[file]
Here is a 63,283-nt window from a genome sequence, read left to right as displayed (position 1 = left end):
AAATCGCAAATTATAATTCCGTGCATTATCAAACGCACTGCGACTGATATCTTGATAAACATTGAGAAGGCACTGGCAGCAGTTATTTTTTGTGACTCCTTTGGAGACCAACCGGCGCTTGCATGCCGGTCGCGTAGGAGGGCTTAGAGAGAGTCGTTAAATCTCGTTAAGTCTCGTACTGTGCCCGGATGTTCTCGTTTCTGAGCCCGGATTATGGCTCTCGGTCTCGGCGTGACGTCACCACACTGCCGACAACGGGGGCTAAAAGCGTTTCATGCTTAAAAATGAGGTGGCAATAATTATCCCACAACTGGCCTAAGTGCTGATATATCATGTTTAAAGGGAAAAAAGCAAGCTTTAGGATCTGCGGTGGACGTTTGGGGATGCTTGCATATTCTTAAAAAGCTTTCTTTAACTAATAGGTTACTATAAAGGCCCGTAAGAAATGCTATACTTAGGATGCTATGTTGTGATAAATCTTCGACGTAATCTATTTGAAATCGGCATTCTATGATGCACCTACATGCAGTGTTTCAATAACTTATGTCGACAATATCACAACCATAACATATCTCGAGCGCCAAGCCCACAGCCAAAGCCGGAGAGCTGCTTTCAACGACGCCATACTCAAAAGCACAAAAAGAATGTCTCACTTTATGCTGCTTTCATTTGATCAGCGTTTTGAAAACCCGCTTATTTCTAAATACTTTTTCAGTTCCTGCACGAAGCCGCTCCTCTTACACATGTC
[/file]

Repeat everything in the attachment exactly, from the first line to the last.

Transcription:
Here is a 63,283-nt window from a genome sequence, read left to right as displayed (position 1 = left end):
AAATCGCAAATTATAATTCCGTGCATTATCAAACGCACTGCGACTGATATCTTGATAAACATTGAGAAGGCACTGGCAGCAGTTATTTTTTGTGACTCCTTTGGAGACCAACCGGCGCTTGCATGCCGGTCGCGTAGGAGGGCTTAGAGAGAGTCGTTAAATCTCGTTAAGTCTCGTACTGTGCCCGGATGTTCTCGTTTCTGAGCCCGGATTATGGCTCTCGGTCTCGGCGTGACGTCACCACACTGCCGACAACGGGGGCTAAAAGCGTTTCATGCTTAAAAATGAGGTGGCAATAATTATCCCACAACTGGCCTAAGTGCTGATATATCATGTTTAAAGGGAAAAAAGCAAGCTTTAGGATCTGCGGTGGACGTTTGGGGATGCTTGCATATTCTTAAAAAGCTTTCTTTAACTAATAGGTTACTATAAAGGCCCGTAAGAAATGCTATACTTAGGATGCTATGTTGTGATAAATCTTCGACGTAATCTATTTGAAATCGGCATTCTATGATGCACCTACATGCAGTGTTTCAATAACTTATGTCGACAATATCACAACCATAACATATCTCGAGCGCCAAGCCCACAGCCAAAGCCGGAGAGCTGCTTTCAACGACGCCATACTCAAAAGCACAAAAAGAATGTCTCACTTTATGCTGCTTTCATTTGATCAGCGTTTTGAAAACCCGCTTATTTCTAAATACTTTTTCAGTTCCTGCACGAAGCCGCTCCTCTTACACATGTC